Advocate in Training

As mentioned in my previous post, I am about to embark on two exciting projects. The first begins next week and will take me to the next level in victims advocacy. Twice per week, for six weeks, I will participate in certification training so that I can be a certified victims advocate for the local rape crisis center in my town.The training will require 5 hours of my time each week for a total of 30 hours. Upon completion, I will be required to volunteer at least 24 hours per month whether it be answering the rape crisis hotline, meeting victims at the hospital (at any hour when I’m on call) or joining them at court or other proceedings. Yes, it’s quite a commitment, but I welcome it because it’s time I take this step to be a better representative for victims issues and a better citizen.

Having lived and worked in six different states since college, I’ve realized that when you don’t have a reason to anchor yourself to your community,  it’s very easy not to.  For a large part of adulthood, I’ve been a volunteering dilettante. I’ve fixed houses for the poor in Indy, cleaned parks and woodlands in New York, and broken trail in the hills of Oregon. And none of it ever connected with my heart. The closest I came to connection was as a City Meals on Wheels volunteer in NYC for almost three years. I loved meeting the various clients – elderly shut-ins who had rich stories to share of 1920s/30s Manhattan and life as immigrants. I can still see one of them convincing me to stay longer than I should have so she could show me her concentration camp tattoos and tattered uniform. Those meal delivery trips made me incredibly sad about the state of our elderly in this country, and eventually, I became exclusively a letter writer to the clients, eking out notes in large handwritten print on cheery stationery I’d buy at Target.

Now, I am staring down an effort and cause that hits closer to home than anything I’ve ever done and it scares me. I am scared I won’t be good enough as a sympathetic and helpful advocate or that I’ll wind up feeling frustrated by the circumstances presented to me, or worse, heartbroken. As an advocate, I could see cases ranging from rape and domestic violence to child abuse/molestation and stalking. Victims take all forms, men and women. It will challenge what I think I know about sexual assault and about the myriad obstacles victims face both inside and outside the social services our communities put in place for them. And on the outskirts of my resolve, I worry that it could disturb the peace I’ve found regarding my own assault. Some of the advocates I have met tell me to watch for that. I will do my best.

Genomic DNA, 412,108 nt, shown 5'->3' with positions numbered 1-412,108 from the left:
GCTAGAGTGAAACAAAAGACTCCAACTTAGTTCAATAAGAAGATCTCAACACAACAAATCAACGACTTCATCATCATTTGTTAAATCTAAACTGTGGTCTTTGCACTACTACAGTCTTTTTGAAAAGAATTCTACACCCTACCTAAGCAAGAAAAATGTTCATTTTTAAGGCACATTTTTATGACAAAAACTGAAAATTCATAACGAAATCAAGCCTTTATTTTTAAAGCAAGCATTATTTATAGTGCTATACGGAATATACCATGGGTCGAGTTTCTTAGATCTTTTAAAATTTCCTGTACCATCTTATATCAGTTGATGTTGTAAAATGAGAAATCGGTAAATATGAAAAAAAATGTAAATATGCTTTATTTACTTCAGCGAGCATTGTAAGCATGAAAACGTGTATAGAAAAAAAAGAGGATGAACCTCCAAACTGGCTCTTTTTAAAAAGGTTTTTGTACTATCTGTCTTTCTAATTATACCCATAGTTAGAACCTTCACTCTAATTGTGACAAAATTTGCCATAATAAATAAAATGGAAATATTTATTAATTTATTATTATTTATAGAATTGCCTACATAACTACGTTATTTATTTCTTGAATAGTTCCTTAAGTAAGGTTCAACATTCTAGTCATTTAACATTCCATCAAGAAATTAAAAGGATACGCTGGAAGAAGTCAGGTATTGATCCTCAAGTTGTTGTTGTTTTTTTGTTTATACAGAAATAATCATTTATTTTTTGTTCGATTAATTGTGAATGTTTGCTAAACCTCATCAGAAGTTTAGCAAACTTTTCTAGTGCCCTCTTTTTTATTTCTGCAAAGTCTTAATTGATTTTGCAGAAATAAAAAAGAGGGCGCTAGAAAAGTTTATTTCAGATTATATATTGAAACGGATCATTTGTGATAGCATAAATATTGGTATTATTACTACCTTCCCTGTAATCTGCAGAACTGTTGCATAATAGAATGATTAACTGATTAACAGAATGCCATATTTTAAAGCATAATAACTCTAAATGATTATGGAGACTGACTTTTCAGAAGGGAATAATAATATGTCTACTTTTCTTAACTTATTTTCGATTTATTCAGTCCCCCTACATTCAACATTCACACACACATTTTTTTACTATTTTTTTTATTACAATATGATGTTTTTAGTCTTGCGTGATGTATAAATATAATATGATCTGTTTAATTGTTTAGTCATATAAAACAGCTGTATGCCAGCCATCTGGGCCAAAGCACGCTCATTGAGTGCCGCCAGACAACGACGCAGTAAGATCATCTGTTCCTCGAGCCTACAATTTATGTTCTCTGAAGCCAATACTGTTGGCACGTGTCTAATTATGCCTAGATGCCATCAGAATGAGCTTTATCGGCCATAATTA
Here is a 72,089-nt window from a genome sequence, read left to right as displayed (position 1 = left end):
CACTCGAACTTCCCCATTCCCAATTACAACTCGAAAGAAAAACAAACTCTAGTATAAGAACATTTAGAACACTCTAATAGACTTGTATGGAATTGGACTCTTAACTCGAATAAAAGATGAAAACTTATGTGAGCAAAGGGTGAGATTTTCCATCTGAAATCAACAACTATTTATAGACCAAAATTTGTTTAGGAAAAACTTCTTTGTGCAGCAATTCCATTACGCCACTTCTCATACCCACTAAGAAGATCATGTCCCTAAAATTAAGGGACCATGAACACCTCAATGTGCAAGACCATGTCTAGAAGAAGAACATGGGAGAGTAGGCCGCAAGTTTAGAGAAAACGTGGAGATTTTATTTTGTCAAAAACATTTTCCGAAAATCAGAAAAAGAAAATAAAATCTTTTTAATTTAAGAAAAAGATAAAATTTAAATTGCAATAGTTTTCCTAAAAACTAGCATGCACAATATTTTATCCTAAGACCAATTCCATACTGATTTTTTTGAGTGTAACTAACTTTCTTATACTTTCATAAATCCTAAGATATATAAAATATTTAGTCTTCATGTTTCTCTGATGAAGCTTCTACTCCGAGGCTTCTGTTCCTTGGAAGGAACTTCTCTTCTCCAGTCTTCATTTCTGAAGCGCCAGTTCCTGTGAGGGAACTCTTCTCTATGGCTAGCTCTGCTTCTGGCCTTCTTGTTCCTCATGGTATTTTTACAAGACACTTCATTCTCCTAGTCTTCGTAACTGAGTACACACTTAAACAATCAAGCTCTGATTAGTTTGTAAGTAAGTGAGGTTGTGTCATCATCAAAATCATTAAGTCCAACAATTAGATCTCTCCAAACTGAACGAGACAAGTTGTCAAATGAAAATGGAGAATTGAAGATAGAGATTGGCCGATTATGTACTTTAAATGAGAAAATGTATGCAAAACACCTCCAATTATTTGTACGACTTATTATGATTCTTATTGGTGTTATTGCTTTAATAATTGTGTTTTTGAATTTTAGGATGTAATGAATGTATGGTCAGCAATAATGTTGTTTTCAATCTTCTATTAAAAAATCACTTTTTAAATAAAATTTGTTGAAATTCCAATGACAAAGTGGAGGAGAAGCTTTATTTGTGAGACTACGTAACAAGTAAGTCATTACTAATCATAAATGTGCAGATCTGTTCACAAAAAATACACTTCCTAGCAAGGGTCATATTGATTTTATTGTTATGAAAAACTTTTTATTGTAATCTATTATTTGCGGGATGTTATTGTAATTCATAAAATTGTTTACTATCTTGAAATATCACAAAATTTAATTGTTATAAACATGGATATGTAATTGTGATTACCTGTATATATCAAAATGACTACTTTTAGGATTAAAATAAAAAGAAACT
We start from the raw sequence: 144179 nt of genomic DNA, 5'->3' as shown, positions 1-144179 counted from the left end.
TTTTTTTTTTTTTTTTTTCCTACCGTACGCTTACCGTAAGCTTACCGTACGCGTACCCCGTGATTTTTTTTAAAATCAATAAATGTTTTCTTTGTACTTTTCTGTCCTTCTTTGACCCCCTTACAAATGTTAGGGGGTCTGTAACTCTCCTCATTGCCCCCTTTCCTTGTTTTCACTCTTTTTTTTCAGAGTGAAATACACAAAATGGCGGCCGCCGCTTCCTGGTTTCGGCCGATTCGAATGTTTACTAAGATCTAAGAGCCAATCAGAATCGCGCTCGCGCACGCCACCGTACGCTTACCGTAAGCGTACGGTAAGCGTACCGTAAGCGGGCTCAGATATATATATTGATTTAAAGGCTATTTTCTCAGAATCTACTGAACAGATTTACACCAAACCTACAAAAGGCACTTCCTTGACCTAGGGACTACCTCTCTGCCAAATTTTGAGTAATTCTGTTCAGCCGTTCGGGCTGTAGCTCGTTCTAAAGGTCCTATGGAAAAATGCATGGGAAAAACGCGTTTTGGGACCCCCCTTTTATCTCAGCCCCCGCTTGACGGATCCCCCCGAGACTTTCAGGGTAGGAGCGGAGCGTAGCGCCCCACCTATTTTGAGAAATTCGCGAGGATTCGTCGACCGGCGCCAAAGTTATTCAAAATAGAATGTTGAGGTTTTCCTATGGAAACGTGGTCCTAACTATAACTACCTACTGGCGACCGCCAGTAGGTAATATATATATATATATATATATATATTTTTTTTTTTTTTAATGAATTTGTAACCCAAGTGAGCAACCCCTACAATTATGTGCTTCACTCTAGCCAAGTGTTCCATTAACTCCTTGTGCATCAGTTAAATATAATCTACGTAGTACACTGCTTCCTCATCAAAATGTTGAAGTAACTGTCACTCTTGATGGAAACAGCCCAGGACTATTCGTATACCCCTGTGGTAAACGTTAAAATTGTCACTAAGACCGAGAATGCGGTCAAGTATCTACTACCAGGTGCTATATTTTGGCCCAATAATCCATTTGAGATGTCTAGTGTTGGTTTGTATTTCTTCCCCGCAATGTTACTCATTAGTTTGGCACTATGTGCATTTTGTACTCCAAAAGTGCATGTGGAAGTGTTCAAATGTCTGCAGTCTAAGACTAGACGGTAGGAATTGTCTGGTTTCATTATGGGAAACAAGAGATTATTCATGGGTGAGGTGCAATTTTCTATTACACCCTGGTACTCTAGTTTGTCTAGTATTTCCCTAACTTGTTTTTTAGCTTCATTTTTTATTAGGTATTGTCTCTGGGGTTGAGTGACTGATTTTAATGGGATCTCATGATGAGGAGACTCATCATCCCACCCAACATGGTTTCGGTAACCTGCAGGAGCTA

The timing of my training will coincide with a national think tank I will participate in in early October. The group’s charge is to explore the issue of interpersonal violence on college campuses, and specifically, in college athletics. The invitation took my breath away as it represented to me a seat at the table on a topic I’ve been clawing and scraping my way through for almost four years. Expected participants include the State Department, representatives from the most renowned anti-sexual violence organizations in the US and the Department of Justice’s Office on Violence Against Women – the very people I’d write letters to/call when I was trying to figure my way through my case. We’ll all be in one room to identify the most urgent issues under the interpersonal violence umbrella, and it might be all I can do not to weep at the sheer joy of being there. Finally.

I will do my very best to take you all with me as I train and as I prep for my meeting. I’d love to hear from any of you who have had experience with either realm – certification or anti-sexual violence efforts in college athletics. Once I am certified, I won’t be able to share anything about the cases I handle. And I imagine there will be limits on what I can share from the think tank. But I can and will use this space for my observations leading into both.

Patience has never been a virtue of mine, but I think four years was long enough to wait for a chance to be heard and contribute in a meaningful way. Now, I am so excited, I can hardly wait to roll up my sleeves and get started. Wish me luck.

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